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These legends, collected in the late 1950s, are
typical of the longevity and vitality of the indigenous folklore of the
Hawaiians and of the introduced folklore of the immigrants. The hidden
fibers of a culture are the folklore and legends of the various people
that inhabit a locality for any length of time. The fibers interweave,
and the resultant fabric is rich in color and design. After time, the
fabric is most difficult to unwind. This is the state of "Hawaiian"
They were collected by Richard Paglinawan
and William K. Kikuchi, who were enrolled in Dr. Luomala's class in
Folklore and Mythology (Anth 269) at the University of Hawai'i at
Manoa. Both of us were influenced by Dr. Luomala's teaching and her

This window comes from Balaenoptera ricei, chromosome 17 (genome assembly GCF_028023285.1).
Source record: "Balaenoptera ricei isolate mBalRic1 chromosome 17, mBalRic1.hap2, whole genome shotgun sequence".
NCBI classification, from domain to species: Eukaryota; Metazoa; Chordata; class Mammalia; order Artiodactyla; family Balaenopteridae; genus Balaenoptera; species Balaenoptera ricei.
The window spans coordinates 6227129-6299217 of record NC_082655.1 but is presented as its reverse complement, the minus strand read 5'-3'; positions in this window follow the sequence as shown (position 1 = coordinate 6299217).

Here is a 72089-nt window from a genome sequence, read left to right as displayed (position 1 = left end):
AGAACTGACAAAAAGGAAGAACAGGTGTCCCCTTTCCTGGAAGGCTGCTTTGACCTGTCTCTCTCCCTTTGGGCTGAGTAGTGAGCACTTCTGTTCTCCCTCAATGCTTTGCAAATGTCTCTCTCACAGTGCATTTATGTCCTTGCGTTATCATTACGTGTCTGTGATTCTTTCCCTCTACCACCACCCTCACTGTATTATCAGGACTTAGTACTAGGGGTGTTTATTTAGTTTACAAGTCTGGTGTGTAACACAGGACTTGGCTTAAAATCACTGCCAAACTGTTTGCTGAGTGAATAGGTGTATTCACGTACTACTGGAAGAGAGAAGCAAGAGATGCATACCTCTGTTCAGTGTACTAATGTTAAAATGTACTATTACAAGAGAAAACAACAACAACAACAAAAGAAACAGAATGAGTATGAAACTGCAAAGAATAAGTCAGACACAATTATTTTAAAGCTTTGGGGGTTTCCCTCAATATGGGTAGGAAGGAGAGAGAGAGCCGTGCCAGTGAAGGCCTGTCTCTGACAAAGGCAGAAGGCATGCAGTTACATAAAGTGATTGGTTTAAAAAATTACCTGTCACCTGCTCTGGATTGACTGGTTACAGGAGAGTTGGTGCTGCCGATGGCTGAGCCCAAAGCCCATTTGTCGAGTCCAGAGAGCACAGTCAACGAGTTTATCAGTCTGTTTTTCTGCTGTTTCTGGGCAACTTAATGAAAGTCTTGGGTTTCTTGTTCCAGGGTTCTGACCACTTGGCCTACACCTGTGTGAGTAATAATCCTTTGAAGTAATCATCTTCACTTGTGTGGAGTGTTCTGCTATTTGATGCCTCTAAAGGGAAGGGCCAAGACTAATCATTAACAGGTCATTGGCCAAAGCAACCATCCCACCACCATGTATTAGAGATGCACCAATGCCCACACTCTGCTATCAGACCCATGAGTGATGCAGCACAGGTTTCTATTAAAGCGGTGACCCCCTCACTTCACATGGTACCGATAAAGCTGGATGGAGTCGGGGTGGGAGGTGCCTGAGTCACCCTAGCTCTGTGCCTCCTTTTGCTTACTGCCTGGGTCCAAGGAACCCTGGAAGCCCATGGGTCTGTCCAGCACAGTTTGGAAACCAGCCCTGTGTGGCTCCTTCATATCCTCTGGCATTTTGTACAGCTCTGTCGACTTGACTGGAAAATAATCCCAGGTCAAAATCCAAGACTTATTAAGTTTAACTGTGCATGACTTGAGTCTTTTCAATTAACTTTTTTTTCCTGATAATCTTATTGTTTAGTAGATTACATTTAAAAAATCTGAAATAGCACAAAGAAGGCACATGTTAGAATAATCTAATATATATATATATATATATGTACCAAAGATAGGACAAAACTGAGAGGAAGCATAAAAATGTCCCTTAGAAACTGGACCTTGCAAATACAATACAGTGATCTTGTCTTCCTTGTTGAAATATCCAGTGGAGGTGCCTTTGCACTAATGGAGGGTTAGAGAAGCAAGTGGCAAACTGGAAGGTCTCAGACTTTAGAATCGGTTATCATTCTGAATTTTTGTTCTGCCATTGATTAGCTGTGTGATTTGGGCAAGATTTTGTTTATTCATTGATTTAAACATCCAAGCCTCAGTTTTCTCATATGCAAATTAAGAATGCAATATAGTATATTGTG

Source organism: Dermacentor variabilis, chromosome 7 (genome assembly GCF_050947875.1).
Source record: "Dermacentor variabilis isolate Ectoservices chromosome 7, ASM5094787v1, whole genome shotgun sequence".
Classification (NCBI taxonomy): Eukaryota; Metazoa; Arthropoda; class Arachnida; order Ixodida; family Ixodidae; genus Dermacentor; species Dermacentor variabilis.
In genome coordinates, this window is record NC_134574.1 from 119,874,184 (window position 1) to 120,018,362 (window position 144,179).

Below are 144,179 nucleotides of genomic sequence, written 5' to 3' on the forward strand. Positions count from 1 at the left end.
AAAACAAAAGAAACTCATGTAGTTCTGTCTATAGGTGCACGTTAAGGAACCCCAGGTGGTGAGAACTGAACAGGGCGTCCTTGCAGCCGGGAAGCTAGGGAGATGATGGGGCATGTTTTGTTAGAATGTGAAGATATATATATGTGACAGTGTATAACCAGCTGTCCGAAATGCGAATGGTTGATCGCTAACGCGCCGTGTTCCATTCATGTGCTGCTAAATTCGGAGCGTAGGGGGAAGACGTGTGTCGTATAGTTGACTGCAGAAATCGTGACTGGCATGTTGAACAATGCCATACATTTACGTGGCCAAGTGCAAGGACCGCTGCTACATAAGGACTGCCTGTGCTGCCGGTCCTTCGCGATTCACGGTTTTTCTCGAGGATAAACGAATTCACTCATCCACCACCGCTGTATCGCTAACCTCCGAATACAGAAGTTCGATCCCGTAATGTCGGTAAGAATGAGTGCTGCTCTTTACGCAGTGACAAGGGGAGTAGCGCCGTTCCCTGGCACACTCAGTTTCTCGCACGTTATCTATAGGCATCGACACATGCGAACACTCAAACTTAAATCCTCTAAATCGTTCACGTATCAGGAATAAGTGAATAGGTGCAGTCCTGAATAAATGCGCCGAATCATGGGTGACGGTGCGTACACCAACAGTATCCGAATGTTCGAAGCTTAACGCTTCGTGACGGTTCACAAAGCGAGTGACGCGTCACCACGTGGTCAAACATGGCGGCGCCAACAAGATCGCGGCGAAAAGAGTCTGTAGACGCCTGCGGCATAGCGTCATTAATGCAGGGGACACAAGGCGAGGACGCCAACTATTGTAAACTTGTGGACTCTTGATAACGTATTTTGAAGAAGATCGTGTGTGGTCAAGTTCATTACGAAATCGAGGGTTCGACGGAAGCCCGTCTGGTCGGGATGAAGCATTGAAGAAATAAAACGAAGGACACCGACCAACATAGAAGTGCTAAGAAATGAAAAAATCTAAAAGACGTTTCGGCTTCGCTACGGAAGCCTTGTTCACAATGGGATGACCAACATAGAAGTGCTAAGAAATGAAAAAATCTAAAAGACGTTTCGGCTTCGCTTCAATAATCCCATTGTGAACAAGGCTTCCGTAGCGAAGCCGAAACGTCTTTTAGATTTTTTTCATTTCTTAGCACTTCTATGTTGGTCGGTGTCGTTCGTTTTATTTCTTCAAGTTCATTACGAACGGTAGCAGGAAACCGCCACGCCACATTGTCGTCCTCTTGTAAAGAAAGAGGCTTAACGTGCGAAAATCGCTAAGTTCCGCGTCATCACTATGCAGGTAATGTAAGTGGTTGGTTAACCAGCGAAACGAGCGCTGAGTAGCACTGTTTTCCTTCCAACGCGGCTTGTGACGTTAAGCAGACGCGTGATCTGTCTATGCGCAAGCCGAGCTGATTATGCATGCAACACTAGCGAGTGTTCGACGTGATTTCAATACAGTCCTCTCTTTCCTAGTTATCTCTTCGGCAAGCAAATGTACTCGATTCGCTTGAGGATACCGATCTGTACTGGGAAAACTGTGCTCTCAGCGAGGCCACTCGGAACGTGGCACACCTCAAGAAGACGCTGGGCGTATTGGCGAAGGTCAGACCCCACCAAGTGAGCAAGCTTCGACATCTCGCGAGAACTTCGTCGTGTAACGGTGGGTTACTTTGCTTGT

great efforts in helping us. Our lives were touched and forever changed
by our stewardship under Dr.
Katherine Luomala. We dedicate this issue of AAOK
to her memory .
The two stories of sharks are ancient Hawaiian stories usually found among native Hawaiian informants. They believe that a person who has a shark as its guardian spirit ('aumakua) will never be harmed by these creatures. They manifest their association with sharks by having parts of their body as shark forms such as a mouth on their back, shark-like eyes, and physical capabilities of the shark such as phenomenal swimming abilities or an ability to change into a shark when in the water. The shark's association with humans could also be traced to the Hawaiians feeding and caring for sharks. Therefore, certain sharks were considered to be guardians and protectors of the Hawaiians.
Shark Man of Waimea